VIENNA – As the Biden administration tries to revive the 2015 nuclear deal with Iran, one of the biggest obstacles is Tehran’s demand that the US provide a guarantee that it will not walk away from the deal and impose sanctions, diplomats say involved in talks in Austria.
Demanding a response to former President Donald Trump’s withdrawal from the 2015 nuclear deal appears to be a top policy objective for the administration of Iran’s new tough president, US and European diplomats say here. The diplomats said they do not believe Iran’s request is aimed at simply protracting the talks.
The US has consistently said that no president can legally tie the hands of a successor without a treaty that would need to garner the support of two-thirds of the US Senate. The US has also said current talks should remain focused on restoring the 2015 deal, rather than new commitments by both sides.
The standoff over guarantees comes amid what US and European officials are calling signs of progress at the Vienna talks, which involve Iran, the US, Britain, France, Germany, Russia and China. The 2015 deal suspended most international sanctions against Iran in exchange for strict but temporary restrictions on Iran’s nuclear program.
Western diplomats say a path to a deal is possible, and have been showing more optimism since December, when Iran’s demands left negotiations on the brink of failure. US and European officials privately see mid-February as the moment to decide if diplomacy has been exhausted.
There was progress on the fine print, including how sanctions would be lifted, how Iran would scale back its nuclear work, and how a multi-month deal could be implemented.
But Western diplomats warn that a number of key political decisions remain to be made on sanctions, nuclear moves and the sequencing of a deal, and many worry whether Tehran is ready to strike a deal fast enough. Western officials have repeatedly warned that the window for talks is closing amid progress on Iran’s nuclear work.
“These negotiations are advancing far too slowly to reach a conclusion,” French Foreign Minister Jean-Yves Le Drian said on Friday.
By demanding an ironclad US commitment to a deal, Iran’s concerns highlight a key weakness of the 2015 deal. The deal was never signed as a contract with clear legal guarantees. Its official name – Joint Comprehensive Plan of Action – underscored that it was a set of political commitments, albeit commitments, later reinforced by a UN Security Council resolution.
More on the nuclear talks with Iran
When talks to restore the deal began last spring, Iran added a US pledge not to leave the deal again to its wish list, along with other demands such as compensation for Washington’s withdrawal in 2018. Western diplomats felt that this was mainly for domestic show and that Iran was likely to scale back its requests.
Last spring, under the previous Iranian administration, Tehran changed its position and said it wanted a guarantee that Washington would stick to the deal while President Biden was in office. The new team under President Ebrahim Raisi has returned to the original permanent guarantee claim.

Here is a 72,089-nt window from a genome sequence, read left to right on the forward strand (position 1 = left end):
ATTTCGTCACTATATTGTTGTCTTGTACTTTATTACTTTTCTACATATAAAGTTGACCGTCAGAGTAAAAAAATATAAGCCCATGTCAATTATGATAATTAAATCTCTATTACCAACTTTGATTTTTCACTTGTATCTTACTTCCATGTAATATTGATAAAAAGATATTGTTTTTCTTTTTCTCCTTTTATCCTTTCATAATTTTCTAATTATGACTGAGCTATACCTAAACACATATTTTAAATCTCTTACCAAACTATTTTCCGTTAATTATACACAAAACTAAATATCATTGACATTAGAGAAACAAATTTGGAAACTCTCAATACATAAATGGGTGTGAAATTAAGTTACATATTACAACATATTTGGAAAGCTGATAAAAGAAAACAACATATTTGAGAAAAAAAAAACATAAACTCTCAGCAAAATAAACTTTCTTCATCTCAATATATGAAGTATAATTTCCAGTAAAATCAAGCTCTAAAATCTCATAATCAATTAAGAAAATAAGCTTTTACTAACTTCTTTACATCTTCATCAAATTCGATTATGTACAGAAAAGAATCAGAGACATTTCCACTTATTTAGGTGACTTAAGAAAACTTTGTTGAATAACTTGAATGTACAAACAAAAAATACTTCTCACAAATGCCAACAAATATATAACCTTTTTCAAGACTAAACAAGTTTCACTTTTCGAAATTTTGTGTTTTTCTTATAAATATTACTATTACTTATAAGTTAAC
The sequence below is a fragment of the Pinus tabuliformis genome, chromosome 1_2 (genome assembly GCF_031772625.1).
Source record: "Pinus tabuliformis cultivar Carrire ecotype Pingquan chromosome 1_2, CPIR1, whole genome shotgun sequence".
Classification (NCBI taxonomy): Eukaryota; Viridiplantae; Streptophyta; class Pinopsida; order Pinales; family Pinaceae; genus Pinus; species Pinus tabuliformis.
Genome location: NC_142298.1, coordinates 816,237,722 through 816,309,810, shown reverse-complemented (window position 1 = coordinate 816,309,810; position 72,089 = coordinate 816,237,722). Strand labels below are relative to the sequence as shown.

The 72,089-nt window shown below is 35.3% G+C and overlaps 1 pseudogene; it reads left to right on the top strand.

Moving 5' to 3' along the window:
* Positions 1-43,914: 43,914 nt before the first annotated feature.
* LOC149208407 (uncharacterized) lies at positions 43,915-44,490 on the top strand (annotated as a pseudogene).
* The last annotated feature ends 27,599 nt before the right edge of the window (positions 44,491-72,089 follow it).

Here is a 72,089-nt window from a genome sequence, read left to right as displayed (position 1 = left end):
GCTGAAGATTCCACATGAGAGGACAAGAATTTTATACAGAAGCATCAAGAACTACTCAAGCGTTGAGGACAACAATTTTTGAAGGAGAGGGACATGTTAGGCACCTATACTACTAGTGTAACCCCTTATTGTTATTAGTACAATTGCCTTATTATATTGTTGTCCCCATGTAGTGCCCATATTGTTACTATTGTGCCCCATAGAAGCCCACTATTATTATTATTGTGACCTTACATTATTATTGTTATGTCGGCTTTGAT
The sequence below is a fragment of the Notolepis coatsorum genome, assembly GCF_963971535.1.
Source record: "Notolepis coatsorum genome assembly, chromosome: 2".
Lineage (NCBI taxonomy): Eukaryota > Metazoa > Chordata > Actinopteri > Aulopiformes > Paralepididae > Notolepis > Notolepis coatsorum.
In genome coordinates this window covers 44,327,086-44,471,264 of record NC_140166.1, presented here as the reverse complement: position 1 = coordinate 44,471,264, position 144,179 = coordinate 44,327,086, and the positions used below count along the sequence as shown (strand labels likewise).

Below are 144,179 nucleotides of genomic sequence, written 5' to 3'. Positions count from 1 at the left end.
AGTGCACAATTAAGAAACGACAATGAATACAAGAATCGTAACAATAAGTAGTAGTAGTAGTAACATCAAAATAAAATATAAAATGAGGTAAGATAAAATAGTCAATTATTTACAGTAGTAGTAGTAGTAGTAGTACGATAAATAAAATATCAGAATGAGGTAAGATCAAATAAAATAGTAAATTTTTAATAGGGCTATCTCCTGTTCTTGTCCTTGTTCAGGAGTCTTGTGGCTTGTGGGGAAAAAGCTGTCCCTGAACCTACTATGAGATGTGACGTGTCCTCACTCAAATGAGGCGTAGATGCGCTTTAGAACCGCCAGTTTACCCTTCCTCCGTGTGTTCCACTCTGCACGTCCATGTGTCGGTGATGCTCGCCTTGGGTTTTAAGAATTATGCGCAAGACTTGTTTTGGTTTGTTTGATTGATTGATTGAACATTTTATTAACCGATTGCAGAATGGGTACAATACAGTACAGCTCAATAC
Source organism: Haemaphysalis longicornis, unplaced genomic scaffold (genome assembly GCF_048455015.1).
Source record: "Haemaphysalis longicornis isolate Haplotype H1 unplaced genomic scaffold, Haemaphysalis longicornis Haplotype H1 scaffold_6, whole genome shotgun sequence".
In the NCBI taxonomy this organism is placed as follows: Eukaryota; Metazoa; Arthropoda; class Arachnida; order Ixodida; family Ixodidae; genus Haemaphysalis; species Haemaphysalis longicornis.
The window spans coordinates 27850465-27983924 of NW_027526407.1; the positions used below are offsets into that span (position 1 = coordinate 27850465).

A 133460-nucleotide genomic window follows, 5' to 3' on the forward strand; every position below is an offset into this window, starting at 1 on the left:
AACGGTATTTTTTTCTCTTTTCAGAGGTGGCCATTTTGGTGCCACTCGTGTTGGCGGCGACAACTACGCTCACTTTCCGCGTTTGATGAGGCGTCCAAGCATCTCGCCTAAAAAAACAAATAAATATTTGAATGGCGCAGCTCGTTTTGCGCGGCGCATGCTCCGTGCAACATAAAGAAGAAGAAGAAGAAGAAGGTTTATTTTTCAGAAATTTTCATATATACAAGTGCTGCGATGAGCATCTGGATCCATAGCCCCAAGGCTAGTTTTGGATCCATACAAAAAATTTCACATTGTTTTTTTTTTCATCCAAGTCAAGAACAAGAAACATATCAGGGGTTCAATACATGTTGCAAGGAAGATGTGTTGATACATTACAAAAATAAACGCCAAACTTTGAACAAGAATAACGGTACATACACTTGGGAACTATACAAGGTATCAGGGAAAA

In recent weeks, Western diplomats said they had begun to see demands for guarantees as a key target for Mr Raisi’s negotiators. Mr Raisi is seen as a possible successor to Iran’s Supreme Leader Ayatollah Ali Khamenei, who has himself called for guarantees.
Two Western diplomats said ensuring Khamenei is not embarrassed again if the US withdraws in the future appears to be a top policy objective.
“Without guarantees, many in Tehran fear that sanctions relaxation will be ineffective, unsustainable and perhaps even detrimental to Iran’s economy as the specter of re-imposed sanctions looms over long-term planning,” said Ali Vaez, Iran Project Director at Crisis Group. in a report published on Monday.
In recent months, Washington has begun to respond to Iran’s concerns.
On Nov. 1, Mr Biden and British, French and German leaders on the fringes of the Group of 20 nations in Rome issued a statement aimed at directly addressing Iran’s concerns, diplomats say.
“In that sense, we welcome President Biden’s clearly demonstrated commitment to bring the US back to full compliance with the JCPOA and to maintain full compliance as long as Iran does the same,” the leaders said.
But Iran has rejected verbal commitments. One problem, Western diplomats say, is that Iran has at different times sought different types of assurances from Washington – political, economic and legal. To make matters worse, Iran refuses direct negotiations with the United States
US and European officials say they are exploring ideas they could put to Iran, which could inspire additional confidence. Ideas being weighed are promises of US Treasury commitments for an agreed list of international banks and corporations, or a political commitment to some sort of phasing-in of future sanctions. However, these would fall short of iron legal guarantees.
“Basically, suggestions are on the table for how economic actors can find some comfort if a new American administration re-imposes sanctions,” said a person close to the talks. “In a democratic country, in three years, [there] may be a new president and things may change. So we’re working on it, but there are no real magic ideas.”
write to Laurence Norman at [email protected]
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